The backseat is also claustrophobic because of the rake of the X6’s roofline, although headroom isn’t quite as bad as we were expecting.

New for model year 2012 is a three-position rear bench, which replaces the two-position rear seat setup of the original X6.

The centre seat isn’t the most accommodating thanks to a lack of width (and that roofline), but it does offer more flexibility when it comes to carrying passengers.

Rear passengers will appreciate the rear air-outlets and quad-zone climate control, as well as the generously-sized centre armrest.

Equipment: The M50d is very well equipped straight out of the box, with plenty of modern technology as standard.

Features include a head-up display, quad-zone climate control, keyless entry and ignition, bi-xenon headlamps, a powered tailgate, satellite navigation, a six-disc CD stacker, USB audio input and Bluetooth phone integration.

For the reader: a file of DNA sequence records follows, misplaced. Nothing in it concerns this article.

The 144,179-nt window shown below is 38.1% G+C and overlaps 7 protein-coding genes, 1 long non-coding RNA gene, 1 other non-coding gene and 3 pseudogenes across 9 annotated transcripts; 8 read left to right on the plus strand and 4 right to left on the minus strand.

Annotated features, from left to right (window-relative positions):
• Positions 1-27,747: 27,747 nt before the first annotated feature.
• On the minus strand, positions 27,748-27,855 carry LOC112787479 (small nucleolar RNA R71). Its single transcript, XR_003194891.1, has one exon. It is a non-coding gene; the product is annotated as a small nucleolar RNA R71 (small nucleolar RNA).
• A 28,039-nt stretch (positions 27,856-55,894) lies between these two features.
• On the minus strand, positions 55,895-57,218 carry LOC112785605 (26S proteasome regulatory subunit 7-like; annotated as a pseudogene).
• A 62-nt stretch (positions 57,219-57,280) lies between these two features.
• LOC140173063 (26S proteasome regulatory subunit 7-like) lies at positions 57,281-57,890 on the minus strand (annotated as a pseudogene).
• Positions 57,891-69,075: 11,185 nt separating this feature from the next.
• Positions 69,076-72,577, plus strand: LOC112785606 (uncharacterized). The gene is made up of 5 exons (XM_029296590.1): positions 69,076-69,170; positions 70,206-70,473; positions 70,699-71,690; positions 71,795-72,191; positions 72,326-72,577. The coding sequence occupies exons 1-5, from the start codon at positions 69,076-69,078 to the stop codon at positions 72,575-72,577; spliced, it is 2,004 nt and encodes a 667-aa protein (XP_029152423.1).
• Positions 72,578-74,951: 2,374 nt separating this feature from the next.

There’s also the usual luxury car staples of auto-on headlamps, rain-sensing wipers, powered front seats (and steering column), trip computer and foglamps.

Our tester was also equipped with a glass sunroof ($3500), LED headlamps ($3400) and metallic paint ($2000).

Storage: Owners can stuff up to 570 litres of luggage into the X6’s boot without dropping the 60/40 split rear backrests.

Fold those backrests down, and the load area grows to 1450 litres. That’s not too bad for a car that - from the outside - looks to be quite compromised as a load-lugger.



Driveability: While the average turbodiesel can pump out impressive torque, that torque is usually only available over a very narrow rev range.

The M50d’s mill is different. By strapping two small turbos and one large turbo to a 3.0 litre six-cylinder diesel, BMW has managed to engineer an oil-burner that produces massive amounts of torque across a wider range of engine speeds.

The result is 740Nm of torque and 280kW. You read that right; those are big numbers in any language.